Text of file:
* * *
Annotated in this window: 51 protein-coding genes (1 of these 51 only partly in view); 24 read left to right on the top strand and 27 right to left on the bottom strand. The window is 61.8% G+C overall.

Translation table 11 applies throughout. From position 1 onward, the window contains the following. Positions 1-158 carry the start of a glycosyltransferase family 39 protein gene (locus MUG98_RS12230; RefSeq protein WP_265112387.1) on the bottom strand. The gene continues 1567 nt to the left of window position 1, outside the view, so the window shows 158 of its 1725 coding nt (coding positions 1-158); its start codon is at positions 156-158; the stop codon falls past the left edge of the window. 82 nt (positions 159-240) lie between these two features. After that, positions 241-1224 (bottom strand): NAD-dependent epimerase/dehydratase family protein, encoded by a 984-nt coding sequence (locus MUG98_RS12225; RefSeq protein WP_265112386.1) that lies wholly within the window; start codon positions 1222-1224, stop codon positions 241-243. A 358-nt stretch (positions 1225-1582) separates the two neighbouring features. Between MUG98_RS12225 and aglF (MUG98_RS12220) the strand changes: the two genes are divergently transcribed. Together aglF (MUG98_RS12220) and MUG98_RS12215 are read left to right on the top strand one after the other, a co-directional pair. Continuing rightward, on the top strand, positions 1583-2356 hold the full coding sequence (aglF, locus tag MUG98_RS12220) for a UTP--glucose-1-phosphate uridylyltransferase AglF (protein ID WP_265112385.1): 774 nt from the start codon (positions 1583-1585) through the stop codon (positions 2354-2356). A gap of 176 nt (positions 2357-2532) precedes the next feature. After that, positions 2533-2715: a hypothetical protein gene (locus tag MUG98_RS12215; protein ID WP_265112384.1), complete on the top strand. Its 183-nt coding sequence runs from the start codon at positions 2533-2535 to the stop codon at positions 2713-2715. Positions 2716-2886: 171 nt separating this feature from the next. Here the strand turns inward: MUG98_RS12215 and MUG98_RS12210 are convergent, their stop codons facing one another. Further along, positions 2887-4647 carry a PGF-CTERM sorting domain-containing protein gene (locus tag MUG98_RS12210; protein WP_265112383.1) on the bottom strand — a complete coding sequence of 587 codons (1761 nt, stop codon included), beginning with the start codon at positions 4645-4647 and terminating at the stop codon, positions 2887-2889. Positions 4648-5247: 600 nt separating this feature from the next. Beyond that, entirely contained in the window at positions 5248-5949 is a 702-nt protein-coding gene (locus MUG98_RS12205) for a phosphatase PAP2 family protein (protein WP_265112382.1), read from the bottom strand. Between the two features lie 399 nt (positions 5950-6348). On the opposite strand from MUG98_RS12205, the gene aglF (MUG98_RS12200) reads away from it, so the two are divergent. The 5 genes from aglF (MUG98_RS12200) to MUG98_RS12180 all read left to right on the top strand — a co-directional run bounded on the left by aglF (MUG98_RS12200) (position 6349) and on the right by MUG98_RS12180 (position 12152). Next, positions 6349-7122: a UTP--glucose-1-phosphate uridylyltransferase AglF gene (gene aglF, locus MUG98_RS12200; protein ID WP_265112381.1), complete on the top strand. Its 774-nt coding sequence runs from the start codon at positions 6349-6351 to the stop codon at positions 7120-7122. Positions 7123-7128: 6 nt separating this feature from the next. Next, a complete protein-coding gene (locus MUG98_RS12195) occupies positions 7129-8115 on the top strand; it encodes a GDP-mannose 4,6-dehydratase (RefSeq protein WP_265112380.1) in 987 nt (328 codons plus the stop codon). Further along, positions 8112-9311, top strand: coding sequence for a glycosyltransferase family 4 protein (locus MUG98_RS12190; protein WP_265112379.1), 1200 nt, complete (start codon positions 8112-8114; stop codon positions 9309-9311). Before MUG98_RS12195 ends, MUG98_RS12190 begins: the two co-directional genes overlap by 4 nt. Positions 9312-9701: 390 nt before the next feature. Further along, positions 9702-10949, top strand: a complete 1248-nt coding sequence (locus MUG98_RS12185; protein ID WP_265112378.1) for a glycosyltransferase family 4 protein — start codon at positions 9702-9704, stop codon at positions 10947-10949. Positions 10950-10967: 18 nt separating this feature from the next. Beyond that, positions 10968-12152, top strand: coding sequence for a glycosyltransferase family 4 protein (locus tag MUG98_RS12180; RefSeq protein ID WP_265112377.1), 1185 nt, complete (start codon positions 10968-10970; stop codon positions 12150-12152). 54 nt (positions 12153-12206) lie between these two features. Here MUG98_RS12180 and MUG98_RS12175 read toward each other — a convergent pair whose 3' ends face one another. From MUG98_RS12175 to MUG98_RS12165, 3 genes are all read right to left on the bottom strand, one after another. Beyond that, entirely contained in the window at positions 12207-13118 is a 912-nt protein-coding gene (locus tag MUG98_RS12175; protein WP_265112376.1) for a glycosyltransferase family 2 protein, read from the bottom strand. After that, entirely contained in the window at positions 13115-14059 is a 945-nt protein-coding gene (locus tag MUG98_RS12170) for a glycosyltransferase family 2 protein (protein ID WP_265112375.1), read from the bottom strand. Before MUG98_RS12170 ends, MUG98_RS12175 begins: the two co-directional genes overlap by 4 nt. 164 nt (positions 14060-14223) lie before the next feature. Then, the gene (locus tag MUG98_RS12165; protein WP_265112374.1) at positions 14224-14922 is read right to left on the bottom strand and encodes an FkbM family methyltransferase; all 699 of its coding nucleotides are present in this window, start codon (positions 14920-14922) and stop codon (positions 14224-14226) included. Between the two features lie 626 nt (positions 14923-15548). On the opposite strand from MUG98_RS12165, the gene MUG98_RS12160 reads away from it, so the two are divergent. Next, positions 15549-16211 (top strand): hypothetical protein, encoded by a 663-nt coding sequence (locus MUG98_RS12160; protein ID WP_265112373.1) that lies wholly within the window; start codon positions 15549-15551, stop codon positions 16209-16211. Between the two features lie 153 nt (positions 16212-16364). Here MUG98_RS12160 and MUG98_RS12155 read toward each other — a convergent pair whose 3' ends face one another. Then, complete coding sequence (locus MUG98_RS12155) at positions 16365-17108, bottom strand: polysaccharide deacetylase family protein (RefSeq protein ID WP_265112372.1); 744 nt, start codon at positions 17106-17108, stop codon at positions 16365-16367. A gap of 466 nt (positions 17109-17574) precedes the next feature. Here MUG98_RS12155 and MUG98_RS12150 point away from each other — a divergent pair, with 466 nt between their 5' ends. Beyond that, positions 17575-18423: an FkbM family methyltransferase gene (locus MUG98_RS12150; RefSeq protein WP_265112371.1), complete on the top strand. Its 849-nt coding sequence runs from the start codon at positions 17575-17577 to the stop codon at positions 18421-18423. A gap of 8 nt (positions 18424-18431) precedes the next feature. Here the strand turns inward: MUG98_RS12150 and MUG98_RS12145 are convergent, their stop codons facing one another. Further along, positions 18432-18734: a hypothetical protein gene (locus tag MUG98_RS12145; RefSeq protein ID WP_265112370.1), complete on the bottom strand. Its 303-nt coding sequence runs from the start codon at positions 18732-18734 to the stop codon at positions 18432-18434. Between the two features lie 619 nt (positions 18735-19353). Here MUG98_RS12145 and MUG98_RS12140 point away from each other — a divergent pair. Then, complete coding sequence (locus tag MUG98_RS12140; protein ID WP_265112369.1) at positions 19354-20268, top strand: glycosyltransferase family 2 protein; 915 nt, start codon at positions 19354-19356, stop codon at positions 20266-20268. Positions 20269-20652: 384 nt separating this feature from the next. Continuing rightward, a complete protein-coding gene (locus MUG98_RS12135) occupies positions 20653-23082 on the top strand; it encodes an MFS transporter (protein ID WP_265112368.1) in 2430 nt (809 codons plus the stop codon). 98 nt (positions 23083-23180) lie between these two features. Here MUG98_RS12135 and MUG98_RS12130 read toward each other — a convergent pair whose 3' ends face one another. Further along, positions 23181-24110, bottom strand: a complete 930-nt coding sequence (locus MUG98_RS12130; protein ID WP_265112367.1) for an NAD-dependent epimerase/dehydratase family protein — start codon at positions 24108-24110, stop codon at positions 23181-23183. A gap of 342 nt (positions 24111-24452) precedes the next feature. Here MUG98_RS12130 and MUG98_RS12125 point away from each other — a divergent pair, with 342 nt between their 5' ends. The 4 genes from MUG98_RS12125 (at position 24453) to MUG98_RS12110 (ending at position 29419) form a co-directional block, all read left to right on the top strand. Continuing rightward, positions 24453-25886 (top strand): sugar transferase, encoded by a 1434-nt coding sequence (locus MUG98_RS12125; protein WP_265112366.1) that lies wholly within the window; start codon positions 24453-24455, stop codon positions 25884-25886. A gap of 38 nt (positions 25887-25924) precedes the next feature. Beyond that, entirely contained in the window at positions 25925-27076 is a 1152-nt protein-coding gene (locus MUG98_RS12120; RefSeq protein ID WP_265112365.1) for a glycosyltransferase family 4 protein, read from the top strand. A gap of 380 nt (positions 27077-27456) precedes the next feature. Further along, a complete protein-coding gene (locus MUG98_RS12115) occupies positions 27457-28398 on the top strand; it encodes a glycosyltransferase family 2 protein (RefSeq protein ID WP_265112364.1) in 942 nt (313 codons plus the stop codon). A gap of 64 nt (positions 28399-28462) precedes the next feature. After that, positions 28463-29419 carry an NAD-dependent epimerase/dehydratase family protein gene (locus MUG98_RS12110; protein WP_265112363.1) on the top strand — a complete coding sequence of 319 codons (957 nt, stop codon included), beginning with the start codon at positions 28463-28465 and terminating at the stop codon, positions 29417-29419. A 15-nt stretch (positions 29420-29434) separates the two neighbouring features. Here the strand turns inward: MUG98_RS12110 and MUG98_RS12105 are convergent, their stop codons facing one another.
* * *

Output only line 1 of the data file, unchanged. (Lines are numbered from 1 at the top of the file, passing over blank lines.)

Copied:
Annotated in this window: 51 protein-coding genes (1 of these 51 only partly in view); 24 read left to right on the top strand and 27 right to left on the bottom strand. The window is 61.8% G+C overall.